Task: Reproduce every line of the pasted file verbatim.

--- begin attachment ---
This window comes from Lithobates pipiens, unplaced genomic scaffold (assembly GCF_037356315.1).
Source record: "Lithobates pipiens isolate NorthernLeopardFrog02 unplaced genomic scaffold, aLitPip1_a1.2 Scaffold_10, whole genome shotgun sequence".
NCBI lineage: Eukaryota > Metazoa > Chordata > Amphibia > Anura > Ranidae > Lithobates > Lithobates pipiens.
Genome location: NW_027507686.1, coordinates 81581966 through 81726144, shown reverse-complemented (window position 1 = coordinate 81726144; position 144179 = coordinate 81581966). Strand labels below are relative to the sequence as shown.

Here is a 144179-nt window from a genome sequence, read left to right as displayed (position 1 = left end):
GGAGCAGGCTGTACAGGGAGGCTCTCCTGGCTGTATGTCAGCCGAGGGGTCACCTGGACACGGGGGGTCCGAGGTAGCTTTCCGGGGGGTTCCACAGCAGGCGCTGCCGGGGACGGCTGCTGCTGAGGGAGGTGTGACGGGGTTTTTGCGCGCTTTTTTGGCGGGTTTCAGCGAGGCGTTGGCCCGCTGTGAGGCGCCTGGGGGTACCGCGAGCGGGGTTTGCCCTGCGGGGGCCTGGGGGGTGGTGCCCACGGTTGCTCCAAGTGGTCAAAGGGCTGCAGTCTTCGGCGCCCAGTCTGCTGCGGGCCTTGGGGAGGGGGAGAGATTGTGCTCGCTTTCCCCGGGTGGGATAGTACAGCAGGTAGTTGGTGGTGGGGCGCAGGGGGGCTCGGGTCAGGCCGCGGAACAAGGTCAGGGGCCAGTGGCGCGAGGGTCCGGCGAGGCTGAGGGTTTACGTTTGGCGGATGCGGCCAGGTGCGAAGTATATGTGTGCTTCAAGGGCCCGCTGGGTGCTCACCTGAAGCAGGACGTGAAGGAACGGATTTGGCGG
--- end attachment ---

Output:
This window comes from Lithobates pipiens, unplaced genomic scaffold (assembly GCF_037356315.1).
Source record: "Lithobates pipiens isolate NorthernLeopardFrog02 unplaced genomic scaffold, aLitPip1_a1.2 Scaffold_10, whole genome shotgun sequence".
NCBI lineage: Eukaryota > Metazoa > Chordata > Amphibia > Anura > Ranidae > Lithobates > Lithobates pipiens.
Genome location: NW_027507686.1, coordinates 81581966 through 81726144, shown reverse-complemented (window position 1 = coordinate 81726144; position 144179 = coordinate 81581966). Strand labels below are relative to the sequence as shown.

Here is a 144179-nt window from a genome sequence, read left to right as displayed (position 1 = left end):
GGAGCAGGCTGTACAGGGAGGCTCTCCTGGCTGTATGTCAGCCGAGGGGTCACCTGGACACGGGGGGTCCGAGGTAGCTTTCCGGGGGGTTCCACAGCAGGCGCTGCCGGGGACGGCTGCTGCTGAGGGAGGTGTGACGGGGTTTTTGCGCGCTTTTTTGGCGGGTTTCAGCGAGGCGTTGGCCCGCTGTGAGGCGCCTGGGGGTACCGCGAGCGGGGTTTGCCCTGCGGGGGCCTGGGGGGTGGTGCCCACGGTTGCTCCAAGTGGTCAAAGGGCTGCAGTCTTCGGCGCCCAGTCTGCTGCGGGCCTTGGGGAGGGGGAGAGATTGTGCTCGCTTTCCCCGGGTGGGATAGTACAGCAGGTAGTTGGTGGTGGGGCGCAGGGGGGCTCGGGTCAGGCCGCGGAACAAGGTCAGGGGCCAGTGGCGCGAGGGTCCGGCGAGGCTGAGGGTTTACGTTTGGCGGATGCGGCCAGGTGCGAAGTATATGTGTGCTTCAAGGGCCCGCTGGGTGCTCACCTGAAGCAGGACGTGAAGGAACGGATTTGGCGG